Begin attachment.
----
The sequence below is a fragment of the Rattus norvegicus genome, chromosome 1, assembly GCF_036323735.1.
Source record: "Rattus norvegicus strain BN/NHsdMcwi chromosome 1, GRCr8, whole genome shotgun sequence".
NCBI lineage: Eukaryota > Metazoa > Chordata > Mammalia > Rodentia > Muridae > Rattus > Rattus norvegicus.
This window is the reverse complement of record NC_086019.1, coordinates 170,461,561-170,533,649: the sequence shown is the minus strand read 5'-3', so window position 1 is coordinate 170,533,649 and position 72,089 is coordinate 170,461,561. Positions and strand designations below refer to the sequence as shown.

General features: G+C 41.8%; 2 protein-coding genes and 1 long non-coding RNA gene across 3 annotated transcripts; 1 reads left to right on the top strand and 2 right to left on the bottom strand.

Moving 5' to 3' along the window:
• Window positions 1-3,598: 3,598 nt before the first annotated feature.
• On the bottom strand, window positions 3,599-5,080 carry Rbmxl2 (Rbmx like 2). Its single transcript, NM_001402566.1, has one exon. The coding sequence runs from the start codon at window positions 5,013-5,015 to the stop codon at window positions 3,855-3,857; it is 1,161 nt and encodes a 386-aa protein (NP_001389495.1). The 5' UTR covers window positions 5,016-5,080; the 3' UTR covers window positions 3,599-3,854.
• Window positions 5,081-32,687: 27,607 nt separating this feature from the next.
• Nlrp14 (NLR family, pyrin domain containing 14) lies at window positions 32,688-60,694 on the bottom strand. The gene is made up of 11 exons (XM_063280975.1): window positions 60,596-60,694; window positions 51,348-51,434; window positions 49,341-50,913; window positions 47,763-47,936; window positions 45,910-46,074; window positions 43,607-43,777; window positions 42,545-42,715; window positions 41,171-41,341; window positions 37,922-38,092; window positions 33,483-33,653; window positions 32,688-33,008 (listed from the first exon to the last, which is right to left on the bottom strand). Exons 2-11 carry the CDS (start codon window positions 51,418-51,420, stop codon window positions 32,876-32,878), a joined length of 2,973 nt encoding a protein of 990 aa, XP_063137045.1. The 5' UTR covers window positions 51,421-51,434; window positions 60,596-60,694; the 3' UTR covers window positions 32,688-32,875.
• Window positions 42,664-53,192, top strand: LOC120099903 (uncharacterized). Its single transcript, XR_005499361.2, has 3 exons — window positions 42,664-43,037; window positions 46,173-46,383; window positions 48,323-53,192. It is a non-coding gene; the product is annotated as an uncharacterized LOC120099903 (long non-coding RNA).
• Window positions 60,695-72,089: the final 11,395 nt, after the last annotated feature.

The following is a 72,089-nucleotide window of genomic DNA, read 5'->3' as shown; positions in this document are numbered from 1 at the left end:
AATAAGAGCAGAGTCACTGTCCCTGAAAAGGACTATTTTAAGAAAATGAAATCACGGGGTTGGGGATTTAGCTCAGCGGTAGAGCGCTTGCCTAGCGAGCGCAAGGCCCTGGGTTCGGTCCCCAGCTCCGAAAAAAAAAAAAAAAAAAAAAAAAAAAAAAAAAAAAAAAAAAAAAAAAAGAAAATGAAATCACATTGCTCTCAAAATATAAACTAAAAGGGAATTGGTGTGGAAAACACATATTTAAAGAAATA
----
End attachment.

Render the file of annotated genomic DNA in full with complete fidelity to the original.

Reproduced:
The sequence below is a fragment of the Rattus norvegicus genome, chromosome 1, assembly GCF_036323735.1.
Source record: "Rattus norvegicus strain BN/NHsdMcwi chromosome 1, GRCr8, whole genome shotgun sequence".
NCBI lineage: Eukaryota > Metazoa > Chordata > Mammalia > Rodentia > Muridae > Rattus > Rattus norvegicus.
This window is the reverse complement of record NC_086019.1, coordinates 170,461,561-170,533,649: the sequence shown is the minus strand read 5'-3', so window position 1 is coordinate 170,533,649 and position 72,089 is coordinate 170,461,561. Positions and strand designations below refer to the sequence as shown.

General features: G+C 41.8%; 2 protein-coding genes and 1 long non-coding RNA gene across 3 annotated transcripts; 1 reads left to right on the top strand and 2 right to left on the bottom strand.

Moving 5' to 3' along the window:
• Window positions 1-3,598: 3,598 nt before the first annotated feature.
• On the bottom strand, window positions 3,599-5,080 carry Rbmxl2 (Rbmx like 2). Its single transcript, NM_001402566.1, has one exon. The coding sequence runs from the start codon at window positions 5,013-5,015 to the stop codon at window positions 3,855-3,857; it is 1,161 nt and encodes a 386-aa protein (NP_001389495.1). The 5' UTR covers window positions 5,016-5,080; the 3' UTR covers window positions 3,599-3,854.
• Window positions 5,081-32,687: 27,607 nt separating this feature from the next.
• Nlrp14 (NLR family, pyrin domain containing 14) lies at window positions 32,688-60,694 on the bottom strand. The gene is made up of 11 exons (XM_063280975.1): window positions 60,596-60,694; window positions 51,348-51,434; window positions 49,341-50,913; window positions 47,763-47,936; window positions 45,910-46,074; window positions 43,607-43,777; window positions 42,545-42,715; window positions 41,171-41,341; window positions 37,922-38,092; window positions 33,483-33,653; window positions 32,688-33,008 (listed from the first exon to the last, which is right to left on the bottom strand). Exons 2-11 carry the CDS (start codon window positions 51,418-51,420, stop codon window positions 32,876-32,878), a joined length of 2,973 nt encoding a protein of 990 aa, XP_063137045.1. The 5' UTR covers window positions 51,421-51,434; window positions 60,596-60,694; the 3' UTR covers window positions 32,688-32,875.
• Window positions 42,664-53,192, top strand: LOC120099903 (uncharacterized). Its single transcript, XR_005499361.2, has 3 exons — window positions 42,664-43,037; window positions 46,173-46,383; window positions 48,323-53,192. It is a non-coding gene; the product is annotated as an uncharacterized LOC120099903 (long non-coding RNA).
• Window positions 60,695-72,089: the final 11,395 nt, after the last annotated feature.

The following is a 72,089-nucleotide window of genomic DNA, read 5'->3' as shown; positions in this document are numbered from 1 at the left end:
AATAAGAGCAGAGTCACTGTCCCTGAAAAGGACTATTTTAAGAAAATGAAATCACGGGGTTGGGGATTTAGCTCAGCGGTAGAGCGCTTGCCTAGCGAGCGCAAGGCCCTGGGTTCGGTCCCCAGCTCCGAAAAAAAAAAAAAAAAAAAAAAAAAAAAAAAAAAAAAAAAAAAAAAAAAGAAAATGAAATCACATTGCTCTCAAAATATAAACTAAAAGGGAATTGGTGTGGAAAACACATATTTAAAGAAATA